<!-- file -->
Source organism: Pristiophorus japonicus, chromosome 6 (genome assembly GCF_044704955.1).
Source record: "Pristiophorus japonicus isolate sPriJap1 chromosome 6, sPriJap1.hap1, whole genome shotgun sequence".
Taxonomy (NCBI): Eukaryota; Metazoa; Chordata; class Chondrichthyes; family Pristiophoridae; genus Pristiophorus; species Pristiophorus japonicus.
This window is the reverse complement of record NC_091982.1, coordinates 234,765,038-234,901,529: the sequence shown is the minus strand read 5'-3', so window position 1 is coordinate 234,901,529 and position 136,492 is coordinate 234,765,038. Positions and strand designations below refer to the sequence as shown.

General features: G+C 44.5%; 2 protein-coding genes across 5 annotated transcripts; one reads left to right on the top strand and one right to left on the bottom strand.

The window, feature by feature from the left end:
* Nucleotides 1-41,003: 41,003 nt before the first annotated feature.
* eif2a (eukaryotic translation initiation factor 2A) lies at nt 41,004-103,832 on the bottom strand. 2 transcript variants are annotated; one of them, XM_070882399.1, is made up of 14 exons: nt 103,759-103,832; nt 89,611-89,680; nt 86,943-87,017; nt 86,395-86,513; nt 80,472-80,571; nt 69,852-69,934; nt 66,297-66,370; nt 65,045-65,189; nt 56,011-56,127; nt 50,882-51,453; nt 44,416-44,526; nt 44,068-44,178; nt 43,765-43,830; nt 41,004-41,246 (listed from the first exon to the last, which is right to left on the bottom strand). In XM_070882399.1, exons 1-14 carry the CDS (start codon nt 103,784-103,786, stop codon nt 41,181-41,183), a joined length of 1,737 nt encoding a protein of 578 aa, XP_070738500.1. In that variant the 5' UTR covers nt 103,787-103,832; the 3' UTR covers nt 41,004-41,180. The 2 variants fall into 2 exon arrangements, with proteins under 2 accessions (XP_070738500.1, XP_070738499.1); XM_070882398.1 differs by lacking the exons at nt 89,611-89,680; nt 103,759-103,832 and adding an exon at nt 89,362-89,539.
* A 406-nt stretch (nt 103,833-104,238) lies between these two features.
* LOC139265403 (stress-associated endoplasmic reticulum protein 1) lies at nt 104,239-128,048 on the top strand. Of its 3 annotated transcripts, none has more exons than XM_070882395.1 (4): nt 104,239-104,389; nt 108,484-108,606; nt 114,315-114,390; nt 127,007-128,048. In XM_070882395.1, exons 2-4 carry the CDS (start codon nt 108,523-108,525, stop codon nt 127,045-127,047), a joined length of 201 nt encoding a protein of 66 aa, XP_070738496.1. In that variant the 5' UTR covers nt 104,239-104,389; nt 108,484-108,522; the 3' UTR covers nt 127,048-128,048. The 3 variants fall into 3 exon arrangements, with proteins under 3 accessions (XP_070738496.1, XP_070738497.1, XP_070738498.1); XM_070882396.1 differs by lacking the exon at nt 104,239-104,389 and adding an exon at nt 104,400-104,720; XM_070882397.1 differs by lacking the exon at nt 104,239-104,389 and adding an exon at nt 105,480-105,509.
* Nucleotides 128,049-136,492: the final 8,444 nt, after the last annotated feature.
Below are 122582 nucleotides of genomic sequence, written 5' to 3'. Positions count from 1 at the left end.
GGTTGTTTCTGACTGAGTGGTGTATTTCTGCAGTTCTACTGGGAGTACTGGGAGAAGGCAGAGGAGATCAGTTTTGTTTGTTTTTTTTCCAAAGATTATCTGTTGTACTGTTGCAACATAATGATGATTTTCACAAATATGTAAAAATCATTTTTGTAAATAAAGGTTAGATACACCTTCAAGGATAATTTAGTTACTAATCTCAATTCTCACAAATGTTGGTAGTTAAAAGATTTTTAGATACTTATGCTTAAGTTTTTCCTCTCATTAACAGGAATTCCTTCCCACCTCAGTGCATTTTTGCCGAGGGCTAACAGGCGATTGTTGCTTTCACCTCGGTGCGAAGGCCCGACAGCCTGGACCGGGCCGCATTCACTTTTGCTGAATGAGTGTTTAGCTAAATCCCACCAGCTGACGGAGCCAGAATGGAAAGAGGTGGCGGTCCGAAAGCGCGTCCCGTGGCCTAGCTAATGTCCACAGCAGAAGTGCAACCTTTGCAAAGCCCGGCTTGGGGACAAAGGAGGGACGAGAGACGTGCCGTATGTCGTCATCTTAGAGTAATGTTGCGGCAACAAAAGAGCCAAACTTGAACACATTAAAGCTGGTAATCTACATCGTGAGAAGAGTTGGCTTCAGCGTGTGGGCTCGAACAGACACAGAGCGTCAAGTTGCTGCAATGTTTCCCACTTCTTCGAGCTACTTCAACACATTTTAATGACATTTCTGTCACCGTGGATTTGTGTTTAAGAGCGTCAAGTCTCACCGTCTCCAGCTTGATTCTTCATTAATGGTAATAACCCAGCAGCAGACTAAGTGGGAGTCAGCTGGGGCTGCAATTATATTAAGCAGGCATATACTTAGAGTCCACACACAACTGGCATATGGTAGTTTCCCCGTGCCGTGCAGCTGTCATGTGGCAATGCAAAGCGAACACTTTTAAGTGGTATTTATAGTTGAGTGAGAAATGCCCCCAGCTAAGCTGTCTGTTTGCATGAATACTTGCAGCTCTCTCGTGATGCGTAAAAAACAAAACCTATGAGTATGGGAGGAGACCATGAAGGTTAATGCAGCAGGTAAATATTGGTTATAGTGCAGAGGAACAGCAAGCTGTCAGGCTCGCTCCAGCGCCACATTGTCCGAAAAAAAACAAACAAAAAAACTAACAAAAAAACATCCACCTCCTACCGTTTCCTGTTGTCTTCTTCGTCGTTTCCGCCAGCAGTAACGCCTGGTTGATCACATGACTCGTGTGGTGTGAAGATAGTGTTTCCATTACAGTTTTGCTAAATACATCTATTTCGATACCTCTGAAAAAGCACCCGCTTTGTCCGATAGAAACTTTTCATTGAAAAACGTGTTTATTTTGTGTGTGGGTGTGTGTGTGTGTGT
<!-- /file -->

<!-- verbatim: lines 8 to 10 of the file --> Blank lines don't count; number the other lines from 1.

* eif2a (eukaryotic translation initiation factor 2A) lies at nt 41,004-103,832 on the bottom strand. 2 transcript variants are annotated; one of them, XM_070882399.1, is made up of 14 exons: nt 103,759-103,832; nt 89,611-89,680; nt 86,943-87,017; nt 86,395-86,513; nt 80,472-80,571; nt 69,852-69,934; nt 66,297-66,370; nt 65,045-65,189; nt 56,011-56,127; nt 50,882-51,453; nt 44,416-44,526; nt 44,068-44,178; nt 43,765-43,830; nt 41,004-41,246 (listed from the first exon to the last, which is right to left on the bottom strand). In XM_070882399.1, exons 1-14 carry the CDS (start codon nt 103,784-103,786, stop codon nt 41,181-41,183), a joined length of 1,737 nt encoding a protein of 578 aa, XP_070738500.1. In that variant the 5' UTR covers nt 103,787-103,832; the 3' UTR covers nt 41,004-41,180. The 2 variants fall into 2 exon arrangements, with proteins under 2 accessions (XP_070738500.1, XP_070738499.1); XM_070882398.1 differs by lacking the exons at nt 89,611-89,680; nt 103,759-103,832 and adding an exon at nt 89,362-89,539.
* A 406-nt stretch (nt 103,833-104,238) lies between these two features.
* LOC139265403 (stress-associated endoplasmic reticulum protein 1) lies at nt 104,239-128,048 on the top strand. Of its 3 annotated transcripts, none has more exons than XM_070882395.1 (4): nt 104,239-104,389; nt 108,484-108,606; nt 114,315-114,390; nt 127,007-128,048. In XM_070882395.1, exons 2-4 carry the CDS (start codon nt 108,523-108,525, stop codon nt 127,045-127,047), a joined length of 201 nt encoding a protein of 66 aa, XP_070738496.1. In that variant the 5' UTR covers nt 104,239-104,389; nt 108,484-108,522; the 3' UTR covers nt 127,048-128,048. The 3 variants fall into 3 exon arrangements, with proteins under 3 accessions (XP_070738496.1, XP_070738497.1, XP_070738498.1); XM_070882396.1 differs by lacking the exon at nt 104,239-104,389 and adding an exon at nt 104,400-104,720; XM_070882397.1 differs by lacking the exon at nt 104,239-104,389 and adding an exon at nt 105,480-105,509.